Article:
British Columbia Travel Guide
The unofficial BC Travel & Tourism Guide

Northern Rocky Mountains

Northern Rocky Mountains Park is the largest of all the parks in the Muskwa-Kechika Management Area and the third largest provincial park in BC. It was established in June 1999 and encompasses 665,709 hectares of wilderness in northeastern BC. Northern Rocky Mountains Park includes Wokkpash, a former recreation area that was recently upgraded to Class A park status. The area borders Stone Mountain Park to the northwest and Kwadacha Wilderness Park and Recreation Area to the southwest. Together, these areas protect a vast portion of the northeastern mountain landscape, creating an unparalleled contiguous wilderness.

The Eastern Muskwa Ranges, Muskwa Foothills and Muskwa Plateau eco-sections are represented in Northern Rocky Mountains Park. The Park landscape consists of a series of northwest-southeast trending valley and ridges. Broad U-shaped river valley bottoms, mountain cirques and morainal ridges are the result of glaciation. The mountains in the Muskwa Range have steep eastern faces with gentler grades on western aspects. Peak summit elevations range from Mount Mary Henry at 2641 m to Mount Sylvia at 2942 m. In comparison to the southern Rocky Mountains, the Muskwa Ranges are older and generally show evidence of more complex tectonic deformation that results in spectacular geological features.

The diversity of water features is one of the outstanding draws of the Northern Rocky Mountains Park. The area is blessed with major rivers, clear, cold streams, waterfalls, rapids, glaciers and lakes. The rivers include the Tetsa, Chischa, Tuchodi and Muskwa and the main creeks are the Gathto, Kluachesi, Dead Dog and Chlotapecta. All creeks and rivers in the Northern Rocky Mountains flow into the Muskwa. Kluachesi and Tetsa are examples of the larger lakes in the area, but the largest and most important water recreation feature in the Northern Rocky Mountains Park is the upper and lower Tuchodi Lakes.

Biogeoclimatic zones to be found in the Northern Rocky Mountains Park include the Boreal White and Black Spruce, Spruce Willow Birch and the Alpine Tundra. The valley bottoms are dominated by white spruce and aspen forests, and are replaced by sub-alpine fir and white spruce at higher elevations. Alpine plant communities consist of grasses, dwarf willows, sedges, forbs and lichens. The park also has numerous wetlands and native grasslands. Old growth white spruce forests can be found along the major river valley bottoms.

Activities in Northern Rocky Mountains Park include scenery and wildlife viewing, angling, boating, hunting, adventure tourism, camping, hiking, horseback riding and nature photography. The Park offers an exciting array of visual and recreation features and opportunities for the backcountry adventurer. Recreational use is primarily during the summer and autumn months. For the rest of the year, the area is virtually uninhabited.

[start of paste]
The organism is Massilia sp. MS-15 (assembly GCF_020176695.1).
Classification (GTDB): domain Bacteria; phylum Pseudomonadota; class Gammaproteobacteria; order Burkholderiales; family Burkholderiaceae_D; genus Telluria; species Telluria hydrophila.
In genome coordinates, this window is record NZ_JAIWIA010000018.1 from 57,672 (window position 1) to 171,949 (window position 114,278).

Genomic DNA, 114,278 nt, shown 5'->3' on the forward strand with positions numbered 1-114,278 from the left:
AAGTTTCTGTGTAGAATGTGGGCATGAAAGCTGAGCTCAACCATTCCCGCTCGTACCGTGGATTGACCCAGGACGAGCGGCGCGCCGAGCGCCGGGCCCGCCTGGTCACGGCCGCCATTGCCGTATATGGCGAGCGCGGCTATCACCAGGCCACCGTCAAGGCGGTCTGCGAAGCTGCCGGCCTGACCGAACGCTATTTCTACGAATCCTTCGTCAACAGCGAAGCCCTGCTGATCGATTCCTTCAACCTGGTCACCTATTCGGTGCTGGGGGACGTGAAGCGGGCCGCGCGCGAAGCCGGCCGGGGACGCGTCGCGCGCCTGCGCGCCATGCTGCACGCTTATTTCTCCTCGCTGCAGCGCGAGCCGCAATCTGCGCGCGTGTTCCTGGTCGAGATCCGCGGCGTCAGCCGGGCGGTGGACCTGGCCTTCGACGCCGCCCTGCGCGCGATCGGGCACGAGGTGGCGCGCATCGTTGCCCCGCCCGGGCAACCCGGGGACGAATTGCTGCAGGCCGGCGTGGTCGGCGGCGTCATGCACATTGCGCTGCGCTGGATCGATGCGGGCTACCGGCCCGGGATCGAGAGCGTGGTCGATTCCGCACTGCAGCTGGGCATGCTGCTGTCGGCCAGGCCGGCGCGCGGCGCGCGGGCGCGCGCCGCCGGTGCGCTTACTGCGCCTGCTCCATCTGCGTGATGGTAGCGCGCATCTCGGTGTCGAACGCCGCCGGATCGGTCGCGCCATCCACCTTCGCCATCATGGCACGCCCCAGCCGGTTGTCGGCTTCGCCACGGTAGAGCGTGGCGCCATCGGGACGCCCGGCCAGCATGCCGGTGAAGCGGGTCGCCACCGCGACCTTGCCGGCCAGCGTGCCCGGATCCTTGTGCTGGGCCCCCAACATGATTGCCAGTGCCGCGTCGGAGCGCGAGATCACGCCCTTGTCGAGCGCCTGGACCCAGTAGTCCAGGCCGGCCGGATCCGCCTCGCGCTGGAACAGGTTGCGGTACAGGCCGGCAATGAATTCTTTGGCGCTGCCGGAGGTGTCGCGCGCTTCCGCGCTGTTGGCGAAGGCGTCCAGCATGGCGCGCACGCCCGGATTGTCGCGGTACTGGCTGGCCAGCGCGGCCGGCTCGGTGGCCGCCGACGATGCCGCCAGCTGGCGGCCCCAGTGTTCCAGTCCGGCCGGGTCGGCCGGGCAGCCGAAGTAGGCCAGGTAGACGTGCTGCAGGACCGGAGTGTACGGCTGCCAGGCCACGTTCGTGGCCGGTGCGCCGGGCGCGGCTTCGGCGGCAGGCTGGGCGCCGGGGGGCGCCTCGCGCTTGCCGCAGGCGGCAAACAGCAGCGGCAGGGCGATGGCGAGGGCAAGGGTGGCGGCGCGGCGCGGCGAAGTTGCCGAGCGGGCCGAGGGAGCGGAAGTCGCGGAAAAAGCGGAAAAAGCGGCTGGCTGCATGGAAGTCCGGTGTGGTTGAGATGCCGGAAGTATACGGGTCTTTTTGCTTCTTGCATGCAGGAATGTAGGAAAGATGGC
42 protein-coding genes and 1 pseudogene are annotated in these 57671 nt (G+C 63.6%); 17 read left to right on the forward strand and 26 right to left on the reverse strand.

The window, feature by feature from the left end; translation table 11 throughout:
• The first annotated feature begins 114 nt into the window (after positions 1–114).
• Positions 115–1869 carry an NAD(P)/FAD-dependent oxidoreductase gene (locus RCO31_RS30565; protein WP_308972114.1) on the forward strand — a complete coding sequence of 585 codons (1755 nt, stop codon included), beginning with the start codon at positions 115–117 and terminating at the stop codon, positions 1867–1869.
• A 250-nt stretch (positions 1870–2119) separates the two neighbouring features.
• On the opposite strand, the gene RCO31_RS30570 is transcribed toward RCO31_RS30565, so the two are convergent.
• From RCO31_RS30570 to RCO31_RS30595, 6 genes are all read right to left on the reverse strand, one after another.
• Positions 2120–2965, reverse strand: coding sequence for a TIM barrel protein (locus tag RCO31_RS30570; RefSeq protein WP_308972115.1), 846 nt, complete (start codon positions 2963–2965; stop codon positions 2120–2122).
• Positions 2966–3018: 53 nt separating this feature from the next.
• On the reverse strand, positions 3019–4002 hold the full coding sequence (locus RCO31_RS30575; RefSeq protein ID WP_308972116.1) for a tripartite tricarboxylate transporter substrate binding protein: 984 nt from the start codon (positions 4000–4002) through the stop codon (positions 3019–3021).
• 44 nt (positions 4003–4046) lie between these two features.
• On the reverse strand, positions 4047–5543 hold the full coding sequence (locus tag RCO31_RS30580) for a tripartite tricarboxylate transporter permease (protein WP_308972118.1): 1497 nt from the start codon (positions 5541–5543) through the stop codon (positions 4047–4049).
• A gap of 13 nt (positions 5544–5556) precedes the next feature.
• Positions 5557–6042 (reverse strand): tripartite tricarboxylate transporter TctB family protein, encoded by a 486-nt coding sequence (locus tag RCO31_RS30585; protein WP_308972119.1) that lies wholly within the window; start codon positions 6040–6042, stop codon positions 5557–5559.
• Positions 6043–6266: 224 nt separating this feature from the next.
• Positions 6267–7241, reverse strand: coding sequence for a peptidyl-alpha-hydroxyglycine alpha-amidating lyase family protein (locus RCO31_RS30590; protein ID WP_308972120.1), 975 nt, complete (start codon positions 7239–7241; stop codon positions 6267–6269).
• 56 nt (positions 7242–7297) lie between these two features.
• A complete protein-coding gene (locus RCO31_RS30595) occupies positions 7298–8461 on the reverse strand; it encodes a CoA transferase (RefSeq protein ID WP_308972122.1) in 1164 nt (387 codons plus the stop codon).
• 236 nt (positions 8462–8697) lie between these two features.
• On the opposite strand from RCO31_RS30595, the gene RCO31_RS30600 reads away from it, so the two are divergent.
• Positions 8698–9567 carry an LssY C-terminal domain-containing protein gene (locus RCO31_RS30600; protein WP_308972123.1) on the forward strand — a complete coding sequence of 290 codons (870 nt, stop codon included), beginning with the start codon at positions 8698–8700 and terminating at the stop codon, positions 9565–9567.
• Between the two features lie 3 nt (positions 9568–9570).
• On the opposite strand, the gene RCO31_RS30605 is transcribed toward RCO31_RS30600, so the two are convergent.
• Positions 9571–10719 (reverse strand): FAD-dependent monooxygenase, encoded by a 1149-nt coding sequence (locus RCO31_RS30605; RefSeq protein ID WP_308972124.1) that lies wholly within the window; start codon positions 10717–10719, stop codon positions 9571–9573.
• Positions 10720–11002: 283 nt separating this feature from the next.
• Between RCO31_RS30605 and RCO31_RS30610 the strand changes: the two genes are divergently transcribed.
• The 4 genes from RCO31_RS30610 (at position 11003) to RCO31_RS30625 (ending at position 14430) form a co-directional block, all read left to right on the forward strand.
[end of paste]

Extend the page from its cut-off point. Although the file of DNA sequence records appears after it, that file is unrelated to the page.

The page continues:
A diverse variety of wildlife inhabits this northeastern mountain landscape. The area provides high quality habitat for moose, elk, stone sheep and mountain goat. The abundance of prey supports predator species such as wolves, grizzly and black bears. Other important wildlife includes furbearers such as marten, fisher, weasels and wolverines. Information on small mammals, amphibians, birds, invertebrates and reptiles is relatively unknown. Lake trout, rainbow trout, bull trout, arctic grayling and lake whitefish are some of the important sport fish species in the Northern Rocky Mountains Park.

Paddling trips:
Wilderness paddling trips in the park are only recommended for experienced paddlers. The Tuchodi River offers a multi-day trip starting from Tuchodi Lakes (air access only) down the Tuchodi River to the Muskwa River and on to Kledo Creek boat launch, which is accessible from the Alaska Highway. The Muskwa River provides a multi-day trip starting just below the upper canyon on the Muskwa River (air access only via helicopter) to the Kledo Creek boat launch, which is accessible from the Alaska Highway.

Wilderness, backcountry and walk-in camping are allowed, but no facilities are provided. There are many primitive campsites along the major river courses. Most of the main rivers and creeks have trails that were established by guide outfitters, but few are well maintained. On the Wokkpash Trail, a public use cabin is available at the south end of Wokkpash Lake.

Location and access:
Northern Rocky Mountains Provincial Park is located approximately 90 km southwest of Fort Nelson, bordering on the Alaska Highway (no. 97) along its northern boundary. Access to the park is by riverboat, aircraft, hiking or horseback.

Contact Northern Rocky Mountains

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